Joined: May 2002
|Quote (steve_h @ July 12 2008,18:18)|
|I just reviwed the page before submitting this and badger3k seems to have got in ahead of me. Damn you, badger.|
Let's say there are two cakes. The cake dumped upon the ground could be shown, scientifically, to be contaminated by real life bacteria. You could take swabs and show a difference: Germ-laden cake .... nice cake --- not the same! You can't recommence proceedings with the contaminated cake. You can still feed the other, pristine, cake to your guests with a clear conscience, but if one guest gleefully devours the cake, while another "saves a piece for later", you don't get to demand the death of that person.
Badger's point is much clearer. I think the question goes to intent. What is the intent of the act.
There are some lame arguments offered that the cost of the cracker/Host is an issue. That is stupid, as I have stated and then tried to expose by analogy. The cost of the cracker, or the singed lawn, or some paint is irrelevant.
Then there was "the burnt cross" is an implied threat. We then looked at laws on threat and definitions of hate crimes. A threat is to claim you will cause harm to someone. In extortion cases, the threat is all that is needed. In assault cases a threat (in California) might be all that is needed. In California, there is some leeway in the law about how a threat is perceived, and what you can do about it.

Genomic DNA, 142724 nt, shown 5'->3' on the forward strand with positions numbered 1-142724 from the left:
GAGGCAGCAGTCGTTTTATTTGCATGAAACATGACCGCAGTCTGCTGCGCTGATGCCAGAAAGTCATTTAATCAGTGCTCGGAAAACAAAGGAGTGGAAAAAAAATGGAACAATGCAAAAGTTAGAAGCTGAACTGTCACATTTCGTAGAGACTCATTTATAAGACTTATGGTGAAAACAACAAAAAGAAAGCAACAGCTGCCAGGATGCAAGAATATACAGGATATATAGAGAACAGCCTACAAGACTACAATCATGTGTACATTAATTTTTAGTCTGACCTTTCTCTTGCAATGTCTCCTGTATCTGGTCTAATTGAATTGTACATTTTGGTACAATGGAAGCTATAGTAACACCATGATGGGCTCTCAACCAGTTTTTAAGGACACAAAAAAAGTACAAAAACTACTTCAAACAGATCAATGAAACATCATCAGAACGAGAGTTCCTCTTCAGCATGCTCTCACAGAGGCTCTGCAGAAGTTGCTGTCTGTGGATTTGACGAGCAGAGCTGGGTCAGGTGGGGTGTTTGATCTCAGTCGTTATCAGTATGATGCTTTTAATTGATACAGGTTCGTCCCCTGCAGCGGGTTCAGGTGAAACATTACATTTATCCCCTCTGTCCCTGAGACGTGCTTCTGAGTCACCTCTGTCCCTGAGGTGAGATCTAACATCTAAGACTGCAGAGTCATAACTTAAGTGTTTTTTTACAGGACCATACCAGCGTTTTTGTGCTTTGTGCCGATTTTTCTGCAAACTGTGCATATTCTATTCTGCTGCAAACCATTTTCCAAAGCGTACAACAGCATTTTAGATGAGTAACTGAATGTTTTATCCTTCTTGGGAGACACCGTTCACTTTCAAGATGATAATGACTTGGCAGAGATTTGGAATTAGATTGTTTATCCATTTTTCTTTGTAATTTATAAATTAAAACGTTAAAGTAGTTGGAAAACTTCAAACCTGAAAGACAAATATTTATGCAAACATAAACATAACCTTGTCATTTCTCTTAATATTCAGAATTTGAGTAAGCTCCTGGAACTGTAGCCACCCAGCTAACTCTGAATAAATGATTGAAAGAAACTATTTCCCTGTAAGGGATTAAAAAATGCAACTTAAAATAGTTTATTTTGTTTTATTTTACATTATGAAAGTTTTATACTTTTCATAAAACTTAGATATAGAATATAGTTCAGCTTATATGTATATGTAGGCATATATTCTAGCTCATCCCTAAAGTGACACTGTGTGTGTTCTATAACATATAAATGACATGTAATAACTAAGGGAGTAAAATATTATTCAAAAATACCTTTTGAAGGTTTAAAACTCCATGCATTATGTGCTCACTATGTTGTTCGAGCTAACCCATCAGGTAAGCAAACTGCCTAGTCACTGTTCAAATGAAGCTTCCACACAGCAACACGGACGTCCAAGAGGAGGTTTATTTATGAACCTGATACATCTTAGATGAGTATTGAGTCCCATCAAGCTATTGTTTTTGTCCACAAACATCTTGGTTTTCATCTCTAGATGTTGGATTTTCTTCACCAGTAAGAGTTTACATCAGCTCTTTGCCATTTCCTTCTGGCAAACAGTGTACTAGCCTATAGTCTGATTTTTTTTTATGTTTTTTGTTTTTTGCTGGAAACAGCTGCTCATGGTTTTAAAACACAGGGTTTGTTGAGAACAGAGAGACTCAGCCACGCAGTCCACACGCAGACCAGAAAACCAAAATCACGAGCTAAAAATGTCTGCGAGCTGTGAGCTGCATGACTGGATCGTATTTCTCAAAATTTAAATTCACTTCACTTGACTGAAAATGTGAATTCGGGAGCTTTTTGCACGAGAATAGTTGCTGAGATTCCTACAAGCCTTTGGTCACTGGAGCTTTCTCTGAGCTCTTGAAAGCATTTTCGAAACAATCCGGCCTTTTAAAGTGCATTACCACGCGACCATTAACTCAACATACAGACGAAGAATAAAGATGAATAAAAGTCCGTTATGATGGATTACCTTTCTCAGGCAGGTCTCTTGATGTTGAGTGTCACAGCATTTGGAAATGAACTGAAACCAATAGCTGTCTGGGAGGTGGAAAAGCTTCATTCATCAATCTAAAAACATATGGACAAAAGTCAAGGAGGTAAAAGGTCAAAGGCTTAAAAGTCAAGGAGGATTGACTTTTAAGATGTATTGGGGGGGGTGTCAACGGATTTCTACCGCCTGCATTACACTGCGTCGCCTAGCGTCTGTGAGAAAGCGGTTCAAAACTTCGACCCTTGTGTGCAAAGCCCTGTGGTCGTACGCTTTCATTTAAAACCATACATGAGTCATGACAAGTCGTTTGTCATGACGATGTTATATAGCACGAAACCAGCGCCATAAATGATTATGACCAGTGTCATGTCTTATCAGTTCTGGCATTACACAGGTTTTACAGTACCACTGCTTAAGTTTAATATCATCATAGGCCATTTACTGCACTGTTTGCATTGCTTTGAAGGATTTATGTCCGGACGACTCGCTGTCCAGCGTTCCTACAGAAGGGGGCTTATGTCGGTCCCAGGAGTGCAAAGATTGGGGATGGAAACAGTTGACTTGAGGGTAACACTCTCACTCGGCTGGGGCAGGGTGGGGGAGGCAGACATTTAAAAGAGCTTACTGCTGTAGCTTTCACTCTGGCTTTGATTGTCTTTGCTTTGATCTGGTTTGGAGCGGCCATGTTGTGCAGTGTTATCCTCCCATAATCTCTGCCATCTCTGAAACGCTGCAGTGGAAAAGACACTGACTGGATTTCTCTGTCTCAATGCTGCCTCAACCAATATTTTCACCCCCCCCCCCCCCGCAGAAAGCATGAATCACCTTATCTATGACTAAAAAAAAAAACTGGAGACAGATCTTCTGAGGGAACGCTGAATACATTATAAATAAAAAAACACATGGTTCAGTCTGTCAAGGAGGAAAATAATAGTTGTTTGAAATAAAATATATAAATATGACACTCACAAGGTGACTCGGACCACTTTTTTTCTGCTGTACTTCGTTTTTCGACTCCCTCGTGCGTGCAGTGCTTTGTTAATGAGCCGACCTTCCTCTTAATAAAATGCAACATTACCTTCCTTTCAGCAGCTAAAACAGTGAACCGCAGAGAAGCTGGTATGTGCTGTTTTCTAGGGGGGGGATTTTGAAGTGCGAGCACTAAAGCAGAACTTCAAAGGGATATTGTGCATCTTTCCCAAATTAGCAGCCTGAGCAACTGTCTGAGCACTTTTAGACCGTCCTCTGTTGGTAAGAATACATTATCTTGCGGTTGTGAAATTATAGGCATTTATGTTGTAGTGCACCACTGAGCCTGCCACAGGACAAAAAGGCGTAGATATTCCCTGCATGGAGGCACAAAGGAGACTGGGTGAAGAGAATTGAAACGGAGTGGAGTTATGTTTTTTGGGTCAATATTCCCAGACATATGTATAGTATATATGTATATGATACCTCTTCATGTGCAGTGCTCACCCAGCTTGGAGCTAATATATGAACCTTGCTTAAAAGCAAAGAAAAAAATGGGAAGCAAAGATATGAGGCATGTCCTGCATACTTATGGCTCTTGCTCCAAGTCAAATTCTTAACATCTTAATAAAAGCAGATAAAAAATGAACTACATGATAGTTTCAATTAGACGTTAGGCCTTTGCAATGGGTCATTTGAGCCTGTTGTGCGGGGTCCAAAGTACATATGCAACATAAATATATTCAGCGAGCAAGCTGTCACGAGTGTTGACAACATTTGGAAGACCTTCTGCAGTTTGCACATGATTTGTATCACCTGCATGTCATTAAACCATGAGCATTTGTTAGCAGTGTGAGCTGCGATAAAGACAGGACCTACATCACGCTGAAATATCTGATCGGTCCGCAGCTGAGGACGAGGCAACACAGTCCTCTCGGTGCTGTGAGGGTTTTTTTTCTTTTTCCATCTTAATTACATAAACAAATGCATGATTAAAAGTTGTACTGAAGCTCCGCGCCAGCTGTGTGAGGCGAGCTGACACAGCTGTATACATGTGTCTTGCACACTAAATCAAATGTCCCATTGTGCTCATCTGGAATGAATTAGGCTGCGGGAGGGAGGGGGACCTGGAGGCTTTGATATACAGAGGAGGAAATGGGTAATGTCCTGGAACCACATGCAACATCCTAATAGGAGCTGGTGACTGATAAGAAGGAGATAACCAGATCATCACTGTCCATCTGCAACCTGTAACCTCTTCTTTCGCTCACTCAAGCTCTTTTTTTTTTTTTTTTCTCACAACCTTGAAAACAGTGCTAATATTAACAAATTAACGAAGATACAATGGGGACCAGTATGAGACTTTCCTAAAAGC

I was once involved in a case where fellow A was in a fight with fellow B. Fellow A was stabbed with a knife several times by fellow B. Fellow B was arrested. Fellow B was found innocent because Fellow A had caused the fight by threatening fellow B. Fellow A was then arrested, and charges were dropped on 5th ammendment grounds (basicly there were no witnesses not used in the trial of B, including A, and no evidence in the trial of A could be used without self incrimination (IIRC).
Does the theft of a Host for the purpose of desecration cause emotional harm to others?
I would say it does, and that the act had no other purpose than to cause emotional suffering to others. Is emotional harm a legally recognized thing? You talk to any lawyer.
"Science is the horse that pulls the cart of philosophy."
L. Susskind, 2004 "SMOLIN VS. SUSSKIND: THE ANTHROPIC PRINCIPLE"